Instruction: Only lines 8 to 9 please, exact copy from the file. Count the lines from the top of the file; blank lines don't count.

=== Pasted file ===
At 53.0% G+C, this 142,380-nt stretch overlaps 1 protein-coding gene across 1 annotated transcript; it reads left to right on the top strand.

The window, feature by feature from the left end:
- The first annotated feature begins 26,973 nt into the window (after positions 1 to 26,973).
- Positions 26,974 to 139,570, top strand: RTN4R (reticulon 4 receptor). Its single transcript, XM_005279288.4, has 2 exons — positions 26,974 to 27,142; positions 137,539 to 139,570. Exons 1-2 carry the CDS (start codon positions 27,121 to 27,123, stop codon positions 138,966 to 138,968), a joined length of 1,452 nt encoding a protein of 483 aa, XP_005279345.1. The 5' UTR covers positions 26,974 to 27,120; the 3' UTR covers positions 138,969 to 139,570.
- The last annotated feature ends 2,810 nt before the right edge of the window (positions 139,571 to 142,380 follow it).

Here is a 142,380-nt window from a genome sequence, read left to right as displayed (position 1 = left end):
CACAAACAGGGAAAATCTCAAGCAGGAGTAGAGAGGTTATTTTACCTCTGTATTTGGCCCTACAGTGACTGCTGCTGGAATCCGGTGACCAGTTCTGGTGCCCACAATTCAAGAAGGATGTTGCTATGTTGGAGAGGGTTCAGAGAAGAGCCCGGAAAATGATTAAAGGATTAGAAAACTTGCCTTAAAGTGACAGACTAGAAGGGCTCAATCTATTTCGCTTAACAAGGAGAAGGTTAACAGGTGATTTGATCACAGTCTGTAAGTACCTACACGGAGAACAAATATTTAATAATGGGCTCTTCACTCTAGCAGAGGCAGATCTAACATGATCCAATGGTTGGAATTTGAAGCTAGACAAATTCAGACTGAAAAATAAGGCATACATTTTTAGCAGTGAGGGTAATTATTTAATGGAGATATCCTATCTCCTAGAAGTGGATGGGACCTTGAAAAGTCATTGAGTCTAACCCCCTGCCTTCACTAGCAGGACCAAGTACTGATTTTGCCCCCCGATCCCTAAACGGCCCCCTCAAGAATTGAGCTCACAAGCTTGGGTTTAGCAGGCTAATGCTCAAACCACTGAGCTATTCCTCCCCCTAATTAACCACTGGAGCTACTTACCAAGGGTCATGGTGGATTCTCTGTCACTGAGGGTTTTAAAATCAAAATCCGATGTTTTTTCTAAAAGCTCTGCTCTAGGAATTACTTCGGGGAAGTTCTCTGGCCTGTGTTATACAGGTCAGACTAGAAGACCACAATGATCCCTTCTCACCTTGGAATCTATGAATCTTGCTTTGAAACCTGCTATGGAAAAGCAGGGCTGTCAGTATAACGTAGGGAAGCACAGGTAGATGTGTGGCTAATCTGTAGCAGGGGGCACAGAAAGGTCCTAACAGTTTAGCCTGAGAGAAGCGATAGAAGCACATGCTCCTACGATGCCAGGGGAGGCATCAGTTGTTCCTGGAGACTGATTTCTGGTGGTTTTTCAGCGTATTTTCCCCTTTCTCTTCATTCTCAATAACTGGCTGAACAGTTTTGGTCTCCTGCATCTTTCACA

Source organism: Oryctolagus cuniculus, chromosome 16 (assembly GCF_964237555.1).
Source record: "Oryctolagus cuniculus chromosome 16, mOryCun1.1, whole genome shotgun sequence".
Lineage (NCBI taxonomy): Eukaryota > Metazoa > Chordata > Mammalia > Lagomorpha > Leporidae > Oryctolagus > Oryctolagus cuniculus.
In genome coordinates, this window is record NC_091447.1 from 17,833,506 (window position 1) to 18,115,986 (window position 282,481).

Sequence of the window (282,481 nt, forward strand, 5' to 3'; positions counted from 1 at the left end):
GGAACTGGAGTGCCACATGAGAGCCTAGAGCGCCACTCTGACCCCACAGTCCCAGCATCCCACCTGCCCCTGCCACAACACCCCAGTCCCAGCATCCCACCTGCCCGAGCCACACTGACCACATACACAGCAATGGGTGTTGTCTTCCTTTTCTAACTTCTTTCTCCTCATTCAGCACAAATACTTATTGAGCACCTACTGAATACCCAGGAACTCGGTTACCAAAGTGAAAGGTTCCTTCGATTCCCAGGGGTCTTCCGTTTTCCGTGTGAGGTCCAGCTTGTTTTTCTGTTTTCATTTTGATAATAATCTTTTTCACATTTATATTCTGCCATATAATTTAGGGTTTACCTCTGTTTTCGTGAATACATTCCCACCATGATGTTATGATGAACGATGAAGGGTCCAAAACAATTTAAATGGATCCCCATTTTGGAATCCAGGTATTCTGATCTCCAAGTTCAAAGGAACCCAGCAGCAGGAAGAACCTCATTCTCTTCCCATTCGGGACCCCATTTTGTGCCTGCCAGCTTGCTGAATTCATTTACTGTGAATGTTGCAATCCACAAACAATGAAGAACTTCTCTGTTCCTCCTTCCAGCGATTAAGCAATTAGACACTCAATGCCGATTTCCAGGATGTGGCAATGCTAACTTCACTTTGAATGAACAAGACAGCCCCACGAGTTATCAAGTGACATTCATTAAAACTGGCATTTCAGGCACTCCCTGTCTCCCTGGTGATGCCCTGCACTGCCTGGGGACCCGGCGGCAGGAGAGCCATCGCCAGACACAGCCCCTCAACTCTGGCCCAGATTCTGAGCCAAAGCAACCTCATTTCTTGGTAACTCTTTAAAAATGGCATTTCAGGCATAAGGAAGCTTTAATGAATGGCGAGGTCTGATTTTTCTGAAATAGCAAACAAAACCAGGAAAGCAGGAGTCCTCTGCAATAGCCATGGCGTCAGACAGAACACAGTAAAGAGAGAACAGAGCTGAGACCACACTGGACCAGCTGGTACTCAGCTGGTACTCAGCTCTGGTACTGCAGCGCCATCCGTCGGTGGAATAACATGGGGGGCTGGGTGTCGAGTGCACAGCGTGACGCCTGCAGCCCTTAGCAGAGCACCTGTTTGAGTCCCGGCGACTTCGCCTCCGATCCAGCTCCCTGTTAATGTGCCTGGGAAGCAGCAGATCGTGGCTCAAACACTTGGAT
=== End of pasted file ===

Source organism: Oryctolagus cuniculus, chromosome 16 (assembly GCF_964237555.1).
Source record: "Oryctolagus cuniculus chromosome 16, mOryCun1.1, whole genome shotgun sequence".